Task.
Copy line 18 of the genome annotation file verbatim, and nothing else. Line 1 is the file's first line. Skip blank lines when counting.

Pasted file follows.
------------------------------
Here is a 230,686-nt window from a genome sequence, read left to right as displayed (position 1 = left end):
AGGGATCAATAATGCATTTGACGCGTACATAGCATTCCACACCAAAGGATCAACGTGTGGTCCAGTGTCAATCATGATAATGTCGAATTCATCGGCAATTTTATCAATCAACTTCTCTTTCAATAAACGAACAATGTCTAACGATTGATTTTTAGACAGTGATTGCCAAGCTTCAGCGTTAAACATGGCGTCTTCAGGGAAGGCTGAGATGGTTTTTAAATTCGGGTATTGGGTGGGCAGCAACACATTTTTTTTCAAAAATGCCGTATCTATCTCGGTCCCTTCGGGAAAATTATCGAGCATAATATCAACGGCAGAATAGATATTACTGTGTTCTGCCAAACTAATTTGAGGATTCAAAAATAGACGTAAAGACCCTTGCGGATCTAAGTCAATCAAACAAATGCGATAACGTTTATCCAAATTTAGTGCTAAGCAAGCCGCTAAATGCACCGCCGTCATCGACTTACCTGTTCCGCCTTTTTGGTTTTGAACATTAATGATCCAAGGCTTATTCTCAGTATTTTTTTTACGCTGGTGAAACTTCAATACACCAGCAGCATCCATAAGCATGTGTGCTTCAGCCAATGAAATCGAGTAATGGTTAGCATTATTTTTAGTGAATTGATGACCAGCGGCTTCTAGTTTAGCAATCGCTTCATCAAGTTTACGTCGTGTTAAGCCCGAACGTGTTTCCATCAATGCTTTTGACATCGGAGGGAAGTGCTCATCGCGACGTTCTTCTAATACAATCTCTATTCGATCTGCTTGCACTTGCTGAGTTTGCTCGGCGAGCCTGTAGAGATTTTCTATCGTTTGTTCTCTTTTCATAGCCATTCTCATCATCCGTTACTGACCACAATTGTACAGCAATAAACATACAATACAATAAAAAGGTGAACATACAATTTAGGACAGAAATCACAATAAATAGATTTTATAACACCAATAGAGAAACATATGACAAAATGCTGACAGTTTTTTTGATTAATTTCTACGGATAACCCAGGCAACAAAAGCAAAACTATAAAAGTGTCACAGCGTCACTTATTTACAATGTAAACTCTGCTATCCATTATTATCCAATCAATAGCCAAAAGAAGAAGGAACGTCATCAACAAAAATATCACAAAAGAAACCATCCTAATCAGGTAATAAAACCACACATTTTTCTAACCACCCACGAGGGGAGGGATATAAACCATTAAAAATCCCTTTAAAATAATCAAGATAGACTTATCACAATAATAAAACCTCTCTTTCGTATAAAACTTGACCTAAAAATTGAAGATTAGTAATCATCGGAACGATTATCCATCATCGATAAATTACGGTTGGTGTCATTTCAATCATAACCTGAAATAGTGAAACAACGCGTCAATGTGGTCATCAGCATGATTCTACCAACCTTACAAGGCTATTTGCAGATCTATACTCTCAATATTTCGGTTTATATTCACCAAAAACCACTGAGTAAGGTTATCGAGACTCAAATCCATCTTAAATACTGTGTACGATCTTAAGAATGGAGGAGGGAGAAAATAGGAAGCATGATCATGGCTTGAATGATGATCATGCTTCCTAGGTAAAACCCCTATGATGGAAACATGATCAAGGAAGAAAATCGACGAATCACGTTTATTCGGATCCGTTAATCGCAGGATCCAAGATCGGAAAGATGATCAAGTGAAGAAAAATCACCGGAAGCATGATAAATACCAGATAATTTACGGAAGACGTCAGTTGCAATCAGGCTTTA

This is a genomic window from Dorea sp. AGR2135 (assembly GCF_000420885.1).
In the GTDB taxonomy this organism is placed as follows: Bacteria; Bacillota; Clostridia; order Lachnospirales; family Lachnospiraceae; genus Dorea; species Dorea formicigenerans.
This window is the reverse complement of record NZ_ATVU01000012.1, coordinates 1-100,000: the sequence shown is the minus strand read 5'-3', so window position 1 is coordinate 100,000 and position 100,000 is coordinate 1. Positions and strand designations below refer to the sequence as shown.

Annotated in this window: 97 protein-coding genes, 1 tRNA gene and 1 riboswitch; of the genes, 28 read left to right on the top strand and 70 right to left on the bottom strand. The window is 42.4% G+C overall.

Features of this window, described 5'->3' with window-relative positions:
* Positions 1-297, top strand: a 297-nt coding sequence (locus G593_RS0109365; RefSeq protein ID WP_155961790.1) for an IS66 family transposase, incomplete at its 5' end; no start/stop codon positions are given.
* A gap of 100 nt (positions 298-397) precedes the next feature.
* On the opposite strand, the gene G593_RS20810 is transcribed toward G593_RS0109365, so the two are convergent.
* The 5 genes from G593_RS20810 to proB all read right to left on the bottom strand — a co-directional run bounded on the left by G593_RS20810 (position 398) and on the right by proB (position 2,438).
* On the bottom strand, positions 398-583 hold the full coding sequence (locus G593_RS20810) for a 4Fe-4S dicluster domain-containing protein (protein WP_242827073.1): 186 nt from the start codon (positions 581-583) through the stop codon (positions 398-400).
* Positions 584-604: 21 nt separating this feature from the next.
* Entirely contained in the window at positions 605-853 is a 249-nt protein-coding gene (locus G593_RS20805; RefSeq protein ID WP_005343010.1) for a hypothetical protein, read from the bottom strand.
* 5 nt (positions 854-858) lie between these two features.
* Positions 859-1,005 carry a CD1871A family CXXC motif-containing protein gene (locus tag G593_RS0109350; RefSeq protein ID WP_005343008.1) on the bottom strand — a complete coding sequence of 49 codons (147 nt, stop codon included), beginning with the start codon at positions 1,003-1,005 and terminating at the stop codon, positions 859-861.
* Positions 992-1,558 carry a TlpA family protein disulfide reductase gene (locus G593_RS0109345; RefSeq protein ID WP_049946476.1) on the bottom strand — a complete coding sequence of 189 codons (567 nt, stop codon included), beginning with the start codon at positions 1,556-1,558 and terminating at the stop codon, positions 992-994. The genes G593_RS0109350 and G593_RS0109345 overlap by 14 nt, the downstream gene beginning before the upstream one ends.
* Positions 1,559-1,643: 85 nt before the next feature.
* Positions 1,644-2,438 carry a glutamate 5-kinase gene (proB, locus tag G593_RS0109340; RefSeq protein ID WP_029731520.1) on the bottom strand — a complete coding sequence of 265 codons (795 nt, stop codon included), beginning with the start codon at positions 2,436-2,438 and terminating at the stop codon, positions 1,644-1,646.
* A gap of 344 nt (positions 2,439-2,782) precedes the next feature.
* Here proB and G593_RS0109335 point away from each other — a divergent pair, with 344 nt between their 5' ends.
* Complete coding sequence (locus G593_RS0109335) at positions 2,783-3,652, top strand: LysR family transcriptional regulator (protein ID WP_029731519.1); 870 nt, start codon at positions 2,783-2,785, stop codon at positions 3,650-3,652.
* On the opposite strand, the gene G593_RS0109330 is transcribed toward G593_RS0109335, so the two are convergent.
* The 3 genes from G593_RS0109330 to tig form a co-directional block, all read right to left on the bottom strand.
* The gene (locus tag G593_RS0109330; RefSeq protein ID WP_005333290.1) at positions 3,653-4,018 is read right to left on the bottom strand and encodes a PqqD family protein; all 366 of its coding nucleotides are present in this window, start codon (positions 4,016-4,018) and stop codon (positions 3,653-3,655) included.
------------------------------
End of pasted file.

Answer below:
* Positions 1,559-1,643: 85 nt before the next feature.